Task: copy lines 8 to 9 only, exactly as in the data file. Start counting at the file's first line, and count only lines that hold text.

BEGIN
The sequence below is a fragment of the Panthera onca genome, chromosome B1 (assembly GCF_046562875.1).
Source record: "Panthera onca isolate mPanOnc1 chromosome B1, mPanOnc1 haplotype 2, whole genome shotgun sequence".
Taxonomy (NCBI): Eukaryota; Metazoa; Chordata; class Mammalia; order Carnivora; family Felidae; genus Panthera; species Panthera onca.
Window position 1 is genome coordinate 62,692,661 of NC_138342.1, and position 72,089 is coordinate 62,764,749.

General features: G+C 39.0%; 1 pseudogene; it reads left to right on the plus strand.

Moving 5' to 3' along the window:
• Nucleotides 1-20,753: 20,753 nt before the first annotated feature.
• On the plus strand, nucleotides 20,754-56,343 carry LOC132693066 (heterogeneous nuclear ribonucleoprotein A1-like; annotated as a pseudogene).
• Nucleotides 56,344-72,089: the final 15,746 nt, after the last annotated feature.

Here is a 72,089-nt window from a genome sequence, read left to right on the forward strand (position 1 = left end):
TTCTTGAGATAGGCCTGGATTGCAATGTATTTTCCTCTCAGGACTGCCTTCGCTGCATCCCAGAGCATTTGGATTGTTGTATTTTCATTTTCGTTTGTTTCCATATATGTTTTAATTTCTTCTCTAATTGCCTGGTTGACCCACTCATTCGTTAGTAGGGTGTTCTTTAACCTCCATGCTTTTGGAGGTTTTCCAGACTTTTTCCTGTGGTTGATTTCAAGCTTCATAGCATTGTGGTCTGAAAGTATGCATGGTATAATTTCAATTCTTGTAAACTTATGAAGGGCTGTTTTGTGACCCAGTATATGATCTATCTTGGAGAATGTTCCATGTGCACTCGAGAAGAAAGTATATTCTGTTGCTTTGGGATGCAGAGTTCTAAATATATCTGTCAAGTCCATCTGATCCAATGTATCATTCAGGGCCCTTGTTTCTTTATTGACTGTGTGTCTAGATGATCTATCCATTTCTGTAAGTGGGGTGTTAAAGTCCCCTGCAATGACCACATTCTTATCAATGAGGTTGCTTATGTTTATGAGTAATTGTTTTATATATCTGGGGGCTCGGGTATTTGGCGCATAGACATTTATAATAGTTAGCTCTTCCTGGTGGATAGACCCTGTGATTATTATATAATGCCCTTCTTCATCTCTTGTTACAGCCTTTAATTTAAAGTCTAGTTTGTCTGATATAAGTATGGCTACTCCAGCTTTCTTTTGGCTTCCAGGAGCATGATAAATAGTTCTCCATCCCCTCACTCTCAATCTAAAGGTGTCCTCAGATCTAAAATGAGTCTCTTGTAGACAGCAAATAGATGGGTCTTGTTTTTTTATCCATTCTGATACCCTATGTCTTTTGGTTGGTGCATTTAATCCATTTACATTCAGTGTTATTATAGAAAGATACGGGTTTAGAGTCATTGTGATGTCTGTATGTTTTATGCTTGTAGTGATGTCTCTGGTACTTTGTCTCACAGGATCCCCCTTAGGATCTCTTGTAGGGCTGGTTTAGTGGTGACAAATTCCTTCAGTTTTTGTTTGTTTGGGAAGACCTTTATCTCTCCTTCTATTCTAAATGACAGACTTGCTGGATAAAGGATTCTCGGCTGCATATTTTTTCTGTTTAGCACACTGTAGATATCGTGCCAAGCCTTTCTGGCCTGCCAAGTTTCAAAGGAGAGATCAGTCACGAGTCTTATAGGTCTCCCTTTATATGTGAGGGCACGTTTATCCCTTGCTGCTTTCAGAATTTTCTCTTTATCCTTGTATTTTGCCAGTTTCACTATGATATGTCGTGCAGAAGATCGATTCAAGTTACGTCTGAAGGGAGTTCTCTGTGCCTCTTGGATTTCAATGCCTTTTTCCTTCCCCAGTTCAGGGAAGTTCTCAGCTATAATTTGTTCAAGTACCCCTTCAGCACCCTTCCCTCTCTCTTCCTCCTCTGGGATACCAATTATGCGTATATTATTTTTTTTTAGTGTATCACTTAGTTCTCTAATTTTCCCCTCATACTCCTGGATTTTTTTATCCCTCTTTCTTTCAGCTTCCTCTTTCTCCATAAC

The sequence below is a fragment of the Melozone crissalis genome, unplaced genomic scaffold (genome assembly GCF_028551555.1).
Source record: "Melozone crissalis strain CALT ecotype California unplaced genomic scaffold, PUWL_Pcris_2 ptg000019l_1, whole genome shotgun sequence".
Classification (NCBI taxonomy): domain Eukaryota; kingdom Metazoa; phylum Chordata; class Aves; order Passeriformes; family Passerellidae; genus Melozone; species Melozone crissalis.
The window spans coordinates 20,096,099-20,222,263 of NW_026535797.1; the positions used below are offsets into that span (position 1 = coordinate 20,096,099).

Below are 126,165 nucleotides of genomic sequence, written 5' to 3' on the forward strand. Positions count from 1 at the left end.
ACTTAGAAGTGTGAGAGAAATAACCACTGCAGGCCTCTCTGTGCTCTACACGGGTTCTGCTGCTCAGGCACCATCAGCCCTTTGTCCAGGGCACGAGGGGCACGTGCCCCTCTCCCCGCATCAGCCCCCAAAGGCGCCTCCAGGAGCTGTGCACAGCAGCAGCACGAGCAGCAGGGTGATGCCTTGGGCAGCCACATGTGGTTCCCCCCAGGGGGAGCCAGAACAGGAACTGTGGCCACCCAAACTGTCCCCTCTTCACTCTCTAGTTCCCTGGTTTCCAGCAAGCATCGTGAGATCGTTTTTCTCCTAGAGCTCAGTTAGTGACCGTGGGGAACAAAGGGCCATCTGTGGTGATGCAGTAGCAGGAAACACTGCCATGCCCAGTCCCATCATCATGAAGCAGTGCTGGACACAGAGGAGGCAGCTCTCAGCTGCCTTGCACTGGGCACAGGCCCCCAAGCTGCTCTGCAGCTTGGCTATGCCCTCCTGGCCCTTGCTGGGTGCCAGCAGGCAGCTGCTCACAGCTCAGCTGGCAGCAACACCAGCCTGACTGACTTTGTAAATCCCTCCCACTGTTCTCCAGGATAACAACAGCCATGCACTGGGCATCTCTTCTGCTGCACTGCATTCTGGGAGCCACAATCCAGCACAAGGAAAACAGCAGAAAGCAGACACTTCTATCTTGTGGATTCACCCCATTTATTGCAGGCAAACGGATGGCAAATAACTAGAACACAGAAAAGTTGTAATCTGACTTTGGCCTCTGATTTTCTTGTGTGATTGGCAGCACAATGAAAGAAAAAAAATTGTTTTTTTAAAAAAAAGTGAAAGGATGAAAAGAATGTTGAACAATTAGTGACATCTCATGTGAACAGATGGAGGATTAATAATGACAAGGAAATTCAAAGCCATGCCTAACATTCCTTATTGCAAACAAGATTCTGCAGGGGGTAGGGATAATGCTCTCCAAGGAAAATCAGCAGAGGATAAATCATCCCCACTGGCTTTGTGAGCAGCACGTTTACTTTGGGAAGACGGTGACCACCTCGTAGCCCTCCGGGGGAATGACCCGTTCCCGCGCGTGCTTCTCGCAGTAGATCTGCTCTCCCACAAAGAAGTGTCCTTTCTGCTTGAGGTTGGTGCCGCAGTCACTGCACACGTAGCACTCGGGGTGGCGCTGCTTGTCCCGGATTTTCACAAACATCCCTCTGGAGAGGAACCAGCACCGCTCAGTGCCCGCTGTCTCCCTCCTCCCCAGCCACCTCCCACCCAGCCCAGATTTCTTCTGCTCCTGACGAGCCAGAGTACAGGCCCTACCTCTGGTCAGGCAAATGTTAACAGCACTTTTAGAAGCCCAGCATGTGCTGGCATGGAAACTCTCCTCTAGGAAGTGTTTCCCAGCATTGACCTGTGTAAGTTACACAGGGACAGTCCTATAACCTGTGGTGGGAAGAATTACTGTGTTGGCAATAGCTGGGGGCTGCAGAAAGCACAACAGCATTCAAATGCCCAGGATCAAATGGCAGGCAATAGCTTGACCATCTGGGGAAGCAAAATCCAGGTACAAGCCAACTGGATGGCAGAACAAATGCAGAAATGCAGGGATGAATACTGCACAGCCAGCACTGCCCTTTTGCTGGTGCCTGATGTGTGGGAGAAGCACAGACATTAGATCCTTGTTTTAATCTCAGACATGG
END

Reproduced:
• On the plus strand, nucleotides 20,754-56,343 carry LOC132693066 (heterogeneous nuclear ribonucleoprotein A1-like; annotated as a pseudogene).
• Nucleotides 56,344-72,089: the final 15,746 nt, after the last annotated feature.